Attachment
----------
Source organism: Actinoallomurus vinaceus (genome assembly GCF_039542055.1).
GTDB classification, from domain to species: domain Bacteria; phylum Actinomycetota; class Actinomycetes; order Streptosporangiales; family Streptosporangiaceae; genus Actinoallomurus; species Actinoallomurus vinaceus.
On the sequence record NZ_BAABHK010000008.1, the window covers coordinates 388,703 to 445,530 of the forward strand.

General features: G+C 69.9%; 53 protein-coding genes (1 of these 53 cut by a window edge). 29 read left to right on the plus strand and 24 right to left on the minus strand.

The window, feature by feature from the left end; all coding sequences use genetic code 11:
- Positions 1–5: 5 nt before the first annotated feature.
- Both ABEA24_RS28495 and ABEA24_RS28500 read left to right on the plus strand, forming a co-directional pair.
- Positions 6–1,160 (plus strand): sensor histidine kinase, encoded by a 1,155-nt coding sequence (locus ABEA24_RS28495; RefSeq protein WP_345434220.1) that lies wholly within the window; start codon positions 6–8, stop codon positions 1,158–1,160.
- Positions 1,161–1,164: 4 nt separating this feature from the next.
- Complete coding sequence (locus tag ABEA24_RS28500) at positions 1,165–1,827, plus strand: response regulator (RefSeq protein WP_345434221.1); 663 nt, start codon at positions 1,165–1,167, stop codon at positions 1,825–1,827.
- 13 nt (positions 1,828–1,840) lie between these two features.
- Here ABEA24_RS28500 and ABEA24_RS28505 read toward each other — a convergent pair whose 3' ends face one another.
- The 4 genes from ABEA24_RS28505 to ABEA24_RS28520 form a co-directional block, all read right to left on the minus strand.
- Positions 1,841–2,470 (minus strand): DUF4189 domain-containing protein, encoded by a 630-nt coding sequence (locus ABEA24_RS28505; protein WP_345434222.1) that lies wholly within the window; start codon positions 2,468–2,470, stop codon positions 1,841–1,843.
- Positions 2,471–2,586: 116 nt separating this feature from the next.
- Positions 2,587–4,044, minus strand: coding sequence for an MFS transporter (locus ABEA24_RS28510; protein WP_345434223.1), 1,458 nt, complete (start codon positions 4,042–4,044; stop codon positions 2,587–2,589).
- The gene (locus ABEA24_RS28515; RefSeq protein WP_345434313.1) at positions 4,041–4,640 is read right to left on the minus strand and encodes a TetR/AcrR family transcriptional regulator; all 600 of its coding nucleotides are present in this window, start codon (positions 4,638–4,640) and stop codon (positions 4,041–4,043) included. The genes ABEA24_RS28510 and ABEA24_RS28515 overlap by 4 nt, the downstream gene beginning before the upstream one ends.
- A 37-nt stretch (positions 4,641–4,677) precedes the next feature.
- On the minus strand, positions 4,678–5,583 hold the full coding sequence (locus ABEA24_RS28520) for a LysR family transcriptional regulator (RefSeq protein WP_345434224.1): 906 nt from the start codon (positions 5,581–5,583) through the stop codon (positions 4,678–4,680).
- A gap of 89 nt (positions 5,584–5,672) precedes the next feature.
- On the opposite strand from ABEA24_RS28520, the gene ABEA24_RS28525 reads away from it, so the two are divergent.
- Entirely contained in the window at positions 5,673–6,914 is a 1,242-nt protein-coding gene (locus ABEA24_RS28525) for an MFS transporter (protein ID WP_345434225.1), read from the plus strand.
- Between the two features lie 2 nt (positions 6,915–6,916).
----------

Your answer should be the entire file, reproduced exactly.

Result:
Source organism: Actinoallomurus vinaceus (genome assembly GCF_039542055.1).
GTDB classification, from domain to species: domain Bacteria; phylum Actinomycetota; class Actinomycetes; order Streptosporangiales; family Streptosporangiaceae; genus Actinoallomurus; species Actinoallomurus vinaceus.
On the sequence record NZ_BAABHK010000008.1, the window covers coordinates 388,703 to 445,530 of the forward strand.

General features: G+C 69.9%; 53 protein-coding genes (1 of these 53 cut by a window edge). 29 read left to right on the plus strand and 24 right to left on the minus strand.

The window, feature by feature from the left end; all coding sequences use genetic code 11:
- Positions 1–5: 5 nt before the first annotated feature.
- Both ABEA24_RS28495 and ABEA24_RS28500 read left to right on the plus strand, forming a co-directional pair.
- Positions 6–1,160 (plus strand): sensor histidine kinase, encoded by a 1,155-nt coding sequence (locus ABEA24_RS28495; RefSeq protein WP_345434220.1) that lies wholly within the window; start codon positions 6–8, stop codon positions 1,158–1,160.
- Positions 1,161–1,164: 4 nt separating this feature from the next.
- Complete coding sequence (locus tag ABEA24_RS28500) at positions 1,165–1,827, plus strand: response regulator (RefSeq protein WP_345434221.1); 663 nt, start codon at positions 1,165–1,167, stop codon at positions 1,825–1,827.
- 13 nt (positions 1,828–1,840) lie between these two features.
- Here ABEA24_RS28500 and ABEA24_RS28505 read toward each other — a convergent pair whose 3' ends face one another.
- The 4 genes from ABEA24_RS28505 to ABEA24_RS28520 form a co-directional block, all read right to left on the minus strand.
- Positions 1,841–2,470 (minus strand): DUF4189 domain-containing protein, encoded by a 630-nt coding sequence (locus ABEA24_RS28505; protein WP_345434222.1) that lies wholly within the window; start codon positions 2,468–2,470, stop codon positions 1,841–1,843.
- Positions 2,471–2,586: 116 nt separating this feature from the next.
- Positions 2,587–4,044, minus strand: coding sequence for an MFS transporter (locus ABEA24_RS28510; protein WP_345434223.1), 1,458 nt, complete (start codon positions 4,042–4,044; stop codon positions 2,587–2,589).
- The gene (locus ABEA24_RS28515; RefSeq protein WP_345434313.1) at positions 4,041–4,640 is read right to left on the minus strand and encodes a TetR/AcrR family transcriptional regulator; all 600 of its coding nucleotides are present in this window, start codon (positions 4,638–4,640) and stop codon (positions 4,041–4,043) included. The genes ABEA24_RS28510 and ABEA24_RS28515 overlap by 4 nt, the downstream gene beginning before the upstream one ends.
- A 37-nt stretch (positions 4,641–4,677) precedes the next feature.
- On the minus strand, positions 4,678–5,583 hold the full coding sequence (locus ABEA24_RS28520) for a LysR family transcriptional regulator (RefSeq protein WP_345434224.1): 906 nt from the start codon (positions 5,581–5,583) through the stop codon (positions 4,678–4,680).
- A gap of 89 nt (positions 5,584–5,672) precedes the next feature.
- On the opposite strand from ABEA24_RS28520, the gene ABEA24_RS28525 reads away from it, so the two are divergent.
- Entirely contained in the window at positions 5,673–6,914 is a 1,242-nt protein-coding gene (locus ABEA24_RS28525) for an MFS transporter (protein ID WP_345434225.1), read from the plus strand.
- Between the two features lie 2 nt (positions 6,915–6,916).